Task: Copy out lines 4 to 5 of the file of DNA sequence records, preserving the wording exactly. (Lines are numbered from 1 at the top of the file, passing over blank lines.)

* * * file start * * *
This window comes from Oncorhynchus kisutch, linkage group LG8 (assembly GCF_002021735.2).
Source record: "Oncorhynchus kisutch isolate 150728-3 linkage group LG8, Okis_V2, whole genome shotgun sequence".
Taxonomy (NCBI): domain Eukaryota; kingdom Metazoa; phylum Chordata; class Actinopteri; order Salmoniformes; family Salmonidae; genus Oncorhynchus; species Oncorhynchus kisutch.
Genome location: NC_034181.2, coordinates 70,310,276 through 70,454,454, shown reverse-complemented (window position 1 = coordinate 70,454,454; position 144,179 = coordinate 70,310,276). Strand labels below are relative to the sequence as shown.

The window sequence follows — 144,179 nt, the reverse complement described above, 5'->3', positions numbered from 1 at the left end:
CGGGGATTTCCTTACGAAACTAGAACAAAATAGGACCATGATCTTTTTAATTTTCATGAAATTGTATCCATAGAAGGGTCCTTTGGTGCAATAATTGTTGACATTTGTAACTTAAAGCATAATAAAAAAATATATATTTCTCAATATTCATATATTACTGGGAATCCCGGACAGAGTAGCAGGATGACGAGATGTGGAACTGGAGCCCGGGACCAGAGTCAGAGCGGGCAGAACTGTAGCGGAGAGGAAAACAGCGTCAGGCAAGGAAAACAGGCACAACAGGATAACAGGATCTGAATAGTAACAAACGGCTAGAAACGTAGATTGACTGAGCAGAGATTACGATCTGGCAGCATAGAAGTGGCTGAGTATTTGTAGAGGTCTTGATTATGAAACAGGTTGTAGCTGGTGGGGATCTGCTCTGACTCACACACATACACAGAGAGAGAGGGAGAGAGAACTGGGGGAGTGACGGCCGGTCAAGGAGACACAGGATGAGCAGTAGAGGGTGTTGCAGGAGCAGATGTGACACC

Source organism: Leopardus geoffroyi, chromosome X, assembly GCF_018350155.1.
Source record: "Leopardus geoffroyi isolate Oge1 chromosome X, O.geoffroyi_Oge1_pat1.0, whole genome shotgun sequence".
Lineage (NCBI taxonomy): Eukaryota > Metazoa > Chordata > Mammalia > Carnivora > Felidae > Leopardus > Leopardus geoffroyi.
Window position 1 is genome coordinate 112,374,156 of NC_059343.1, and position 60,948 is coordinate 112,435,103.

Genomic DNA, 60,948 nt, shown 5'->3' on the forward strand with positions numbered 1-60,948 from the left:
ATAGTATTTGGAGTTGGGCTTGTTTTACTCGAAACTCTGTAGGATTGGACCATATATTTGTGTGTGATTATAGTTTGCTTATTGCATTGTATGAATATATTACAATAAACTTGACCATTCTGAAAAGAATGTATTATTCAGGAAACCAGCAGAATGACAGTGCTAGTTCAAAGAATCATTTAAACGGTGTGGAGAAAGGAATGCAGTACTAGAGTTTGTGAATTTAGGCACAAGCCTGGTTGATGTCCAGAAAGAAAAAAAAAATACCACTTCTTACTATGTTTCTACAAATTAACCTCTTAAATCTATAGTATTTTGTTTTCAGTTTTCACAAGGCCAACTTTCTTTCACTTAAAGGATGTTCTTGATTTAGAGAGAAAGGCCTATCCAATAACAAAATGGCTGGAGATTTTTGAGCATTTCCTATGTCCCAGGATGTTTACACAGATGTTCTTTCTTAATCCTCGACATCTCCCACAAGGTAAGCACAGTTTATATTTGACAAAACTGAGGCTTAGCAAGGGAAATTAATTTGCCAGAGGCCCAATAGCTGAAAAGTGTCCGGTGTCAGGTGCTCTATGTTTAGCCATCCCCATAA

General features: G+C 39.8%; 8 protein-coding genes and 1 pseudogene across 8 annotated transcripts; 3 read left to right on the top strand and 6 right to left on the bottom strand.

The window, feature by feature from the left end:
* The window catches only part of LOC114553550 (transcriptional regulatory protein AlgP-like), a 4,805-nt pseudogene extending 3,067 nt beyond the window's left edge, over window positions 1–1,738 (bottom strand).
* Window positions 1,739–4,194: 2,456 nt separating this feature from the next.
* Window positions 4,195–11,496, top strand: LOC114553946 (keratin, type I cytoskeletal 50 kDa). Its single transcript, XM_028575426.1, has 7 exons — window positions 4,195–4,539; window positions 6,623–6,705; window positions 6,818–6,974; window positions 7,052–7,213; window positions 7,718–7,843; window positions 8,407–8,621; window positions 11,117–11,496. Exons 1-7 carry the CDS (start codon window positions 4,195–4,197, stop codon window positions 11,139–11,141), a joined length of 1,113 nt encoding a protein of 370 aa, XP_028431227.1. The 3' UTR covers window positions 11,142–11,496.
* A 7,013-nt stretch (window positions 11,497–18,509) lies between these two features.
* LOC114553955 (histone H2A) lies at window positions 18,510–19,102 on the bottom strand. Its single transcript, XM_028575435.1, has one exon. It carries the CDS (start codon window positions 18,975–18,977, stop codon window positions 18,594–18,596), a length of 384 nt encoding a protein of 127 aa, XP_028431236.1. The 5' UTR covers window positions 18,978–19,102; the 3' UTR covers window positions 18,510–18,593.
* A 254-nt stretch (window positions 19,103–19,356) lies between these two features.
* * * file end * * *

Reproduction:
Genome location: NC_034181.2, coordinates 70,310,276 through 70,454,454, shown reverse-complemented (window position 1 = coordinate 70,454,454; position 144,179 = coordinate 70,310,276). Strand labels below are relative to the sequence as shown.

The window sequence follows — 144,179 nt, the reverse complement described above, 5'->3', positions numbered from 1 at the left end: